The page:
Add like
Add dislike
Add to saved papers

Insights From Rapid Deployment of a "Virtual Hospital" as Standard Care During the COVID-19 Pandemic.

BACKGROUND: Pandemics disrupt traditional health care operations by overwhelming system resource capacity but also create opportunities for care innovation.

OBJECTIVE: To describe the development and rapid deployment of a virtual hospital program, Atrium Health hospital at home (AH-HaH), within a large health care system.

DESIGN: Prospective case series.

SETTING: Atrium Health, a large integrated health care organization in the southeastern United States.

PATIENTS: 1477 patients diagnosed with coronavirus disease 2019 (COVID-19) from 23 March to 7 May 2020 who received care via AH-HaH.

INTERVENTION: A virtual hospital model providing proactive home monitoring and hospital-level care through a virtual observation unit (VOU) and a virtual acute care unit (VACU) in the home setting for eligible patients with COVID-19.

MEASUREMENTS: Patient demographic characteristics, comorbid conditions, treatments administered (intravenous fluids, antibiotics, supplemental oxygen, and respiratory medications), transfer to inpatient care, and hospital outcomes (length of stay, intensive care unit [ICU] admission, mechanical ventilation, and death) were collected from electronic health record data.

RESULTS: 1477 patients received care in either the AH-HaH VOU or VACU or both settings, with a median length of stay of 11 days. Of these, 1293 (88%) patients received care in the VOU only, with 40 (3%) requiring inpatient hospitalization. Of these 40 patients, 16 (40%) spent time in the ICU, 7 (18%) required ventilator support, and 2 (5%) died during their hospital admission. In total, 184 (12%) patients were ever admitted to the VACU, during which 21 patients (11%) required intravenous fluids, 16 (9%) received antibiotics, 40 (22%) required respiratory inhaler or nebulizer treatments, 41 (22%) used supplemental oxygen, and 24 (13%) were admitted as an inpatient to a conventional hospital. Of these 24 patients, 10 (42%) required ICU admission, 1 (3%) required a ventilator, and none died during their hospital admission.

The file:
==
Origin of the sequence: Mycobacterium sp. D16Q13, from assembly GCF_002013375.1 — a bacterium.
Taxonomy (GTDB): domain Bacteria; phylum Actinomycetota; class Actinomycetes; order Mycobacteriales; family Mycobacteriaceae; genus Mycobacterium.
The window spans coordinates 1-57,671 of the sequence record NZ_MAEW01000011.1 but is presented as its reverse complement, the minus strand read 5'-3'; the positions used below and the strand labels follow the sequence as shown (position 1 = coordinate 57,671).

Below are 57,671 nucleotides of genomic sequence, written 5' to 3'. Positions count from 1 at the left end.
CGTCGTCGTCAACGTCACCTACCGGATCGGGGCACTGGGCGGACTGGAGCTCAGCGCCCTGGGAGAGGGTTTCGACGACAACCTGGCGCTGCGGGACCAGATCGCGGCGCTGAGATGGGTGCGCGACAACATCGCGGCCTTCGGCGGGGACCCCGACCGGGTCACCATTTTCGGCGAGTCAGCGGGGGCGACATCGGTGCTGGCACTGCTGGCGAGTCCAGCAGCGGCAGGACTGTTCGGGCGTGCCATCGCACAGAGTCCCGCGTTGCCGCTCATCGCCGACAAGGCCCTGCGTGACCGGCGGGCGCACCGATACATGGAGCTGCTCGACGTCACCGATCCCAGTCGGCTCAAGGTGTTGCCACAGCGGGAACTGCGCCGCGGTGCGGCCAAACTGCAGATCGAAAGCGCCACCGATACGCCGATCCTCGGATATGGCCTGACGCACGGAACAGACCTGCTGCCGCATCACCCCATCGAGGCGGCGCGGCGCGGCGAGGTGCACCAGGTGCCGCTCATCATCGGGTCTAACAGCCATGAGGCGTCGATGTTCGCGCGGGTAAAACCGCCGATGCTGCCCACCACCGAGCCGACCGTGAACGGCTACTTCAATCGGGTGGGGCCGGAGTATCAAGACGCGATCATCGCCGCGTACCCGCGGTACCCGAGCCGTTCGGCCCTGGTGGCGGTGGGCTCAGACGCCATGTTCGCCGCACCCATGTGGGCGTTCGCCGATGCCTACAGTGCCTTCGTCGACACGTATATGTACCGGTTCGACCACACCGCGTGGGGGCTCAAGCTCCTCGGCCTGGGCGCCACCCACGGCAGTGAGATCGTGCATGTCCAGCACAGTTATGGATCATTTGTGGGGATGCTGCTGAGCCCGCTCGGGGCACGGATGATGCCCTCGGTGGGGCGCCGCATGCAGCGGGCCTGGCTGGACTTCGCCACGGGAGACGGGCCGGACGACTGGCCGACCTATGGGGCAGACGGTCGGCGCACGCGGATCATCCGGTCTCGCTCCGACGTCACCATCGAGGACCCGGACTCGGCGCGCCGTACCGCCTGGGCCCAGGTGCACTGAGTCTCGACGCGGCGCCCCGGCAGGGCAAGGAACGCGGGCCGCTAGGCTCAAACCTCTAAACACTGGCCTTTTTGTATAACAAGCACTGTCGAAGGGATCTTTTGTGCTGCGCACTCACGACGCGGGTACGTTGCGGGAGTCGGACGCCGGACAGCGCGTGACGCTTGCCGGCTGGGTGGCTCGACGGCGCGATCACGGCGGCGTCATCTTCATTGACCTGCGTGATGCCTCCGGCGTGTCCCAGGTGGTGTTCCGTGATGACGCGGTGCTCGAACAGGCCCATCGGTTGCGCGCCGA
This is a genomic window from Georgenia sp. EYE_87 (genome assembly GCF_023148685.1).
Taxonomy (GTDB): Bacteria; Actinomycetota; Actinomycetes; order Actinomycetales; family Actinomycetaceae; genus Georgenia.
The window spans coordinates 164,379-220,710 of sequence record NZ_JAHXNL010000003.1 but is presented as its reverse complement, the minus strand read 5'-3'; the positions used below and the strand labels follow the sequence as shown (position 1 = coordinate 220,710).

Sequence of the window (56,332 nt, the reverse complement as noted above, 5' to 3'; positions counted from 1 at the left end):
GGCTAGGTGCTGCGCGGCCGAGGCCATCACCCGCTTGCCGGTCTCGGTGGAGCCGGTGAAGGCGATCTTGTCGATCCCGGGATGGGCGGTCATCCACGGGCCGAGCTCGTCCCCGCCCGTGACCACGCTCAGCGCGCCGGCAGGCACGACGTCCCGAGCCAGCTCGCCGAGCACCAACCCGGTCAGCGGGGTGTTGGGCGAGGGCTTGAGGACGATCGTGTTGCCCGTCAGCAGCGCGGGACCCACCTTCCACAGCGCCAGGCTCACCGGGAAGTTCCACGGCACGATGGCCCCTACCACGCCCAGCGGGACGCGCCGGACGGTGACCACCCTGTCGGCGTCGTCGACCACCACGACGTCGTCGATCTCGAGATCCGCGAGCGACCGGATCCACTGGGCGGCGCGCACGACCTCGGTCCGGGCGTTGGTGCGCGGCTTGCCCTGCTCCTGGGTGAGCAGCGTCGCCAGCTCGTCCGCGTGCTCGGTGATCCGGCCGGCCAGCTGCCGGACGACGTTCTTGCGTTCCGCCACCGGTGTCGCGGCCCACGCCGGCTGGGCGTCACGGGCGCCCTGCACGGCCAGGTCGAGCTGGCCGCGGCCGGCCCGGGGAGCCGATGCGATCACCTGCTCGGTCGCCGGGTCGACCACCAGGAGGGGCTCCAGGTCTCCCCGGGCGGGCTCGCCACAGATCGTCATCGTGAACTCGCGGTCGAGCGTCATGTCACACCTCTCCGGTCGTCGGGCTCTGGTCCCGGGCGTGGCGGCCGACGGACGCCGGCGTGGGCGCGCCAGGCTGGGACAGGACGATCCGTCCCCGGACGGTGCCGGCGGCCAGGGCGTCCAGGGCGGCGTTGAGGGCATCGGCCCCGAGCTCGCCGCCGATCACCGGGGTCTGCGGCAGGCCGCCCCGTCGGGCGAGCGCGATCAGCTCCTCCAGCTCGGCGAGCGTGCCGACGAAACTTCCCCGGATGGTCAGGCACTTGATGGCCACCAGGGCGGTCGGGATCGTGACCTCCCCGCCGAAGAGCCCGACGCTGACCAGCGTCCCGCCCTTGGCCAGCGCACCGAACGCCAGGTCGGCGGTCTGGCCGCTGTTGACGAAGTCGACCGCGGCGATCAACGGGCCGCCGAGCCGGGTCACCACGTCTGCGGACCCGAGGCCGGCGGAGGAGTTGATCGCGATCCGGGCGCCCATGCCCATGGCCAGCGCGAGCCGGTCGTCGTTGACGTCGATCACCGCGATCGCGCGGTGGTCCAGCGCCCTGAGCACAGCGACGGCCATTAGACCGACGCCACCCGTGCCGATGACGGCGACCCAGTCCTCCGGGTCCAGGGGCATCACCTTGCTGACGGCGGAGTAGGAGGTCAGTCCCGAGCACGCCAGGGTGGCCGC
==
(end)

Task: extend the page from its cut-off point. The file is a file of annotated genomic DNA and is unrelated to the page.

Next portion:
LIMITATION: Generalizability is limited to patients with a working telephone and the ability to comply with the monitoring protocols.

CONCLUSION: Virtual hospital programs have the potential to provide health systems with additional inpatient capacity during the COVID-19 pandemic and beyond.


Full text links

We have located links that may give you full text access.
Can't access the paper?
Try logging in through your university/institutional subscription. For a smoother one-click institutional access experience, please use our mobile app.

Related Resources

For the best experience, use the Read mobile app

Mobile app image

Get seemless 1-tap access through your institution/university

For the best experience, use the Read mobile app

All material on this website is protected by copyright, Copyright © 1994-2024 by WebMD LLC.
This website also contains material copyrighted by 3rd parties.

By using this service, you agree to our terms of use and privacy policy.

Your Privacy Choices Toggle icon

You can now claim free CME credits for this literature searchClaim now

Get seemless 1-tap access through your institution/university

For the best experience, use the Read mobile app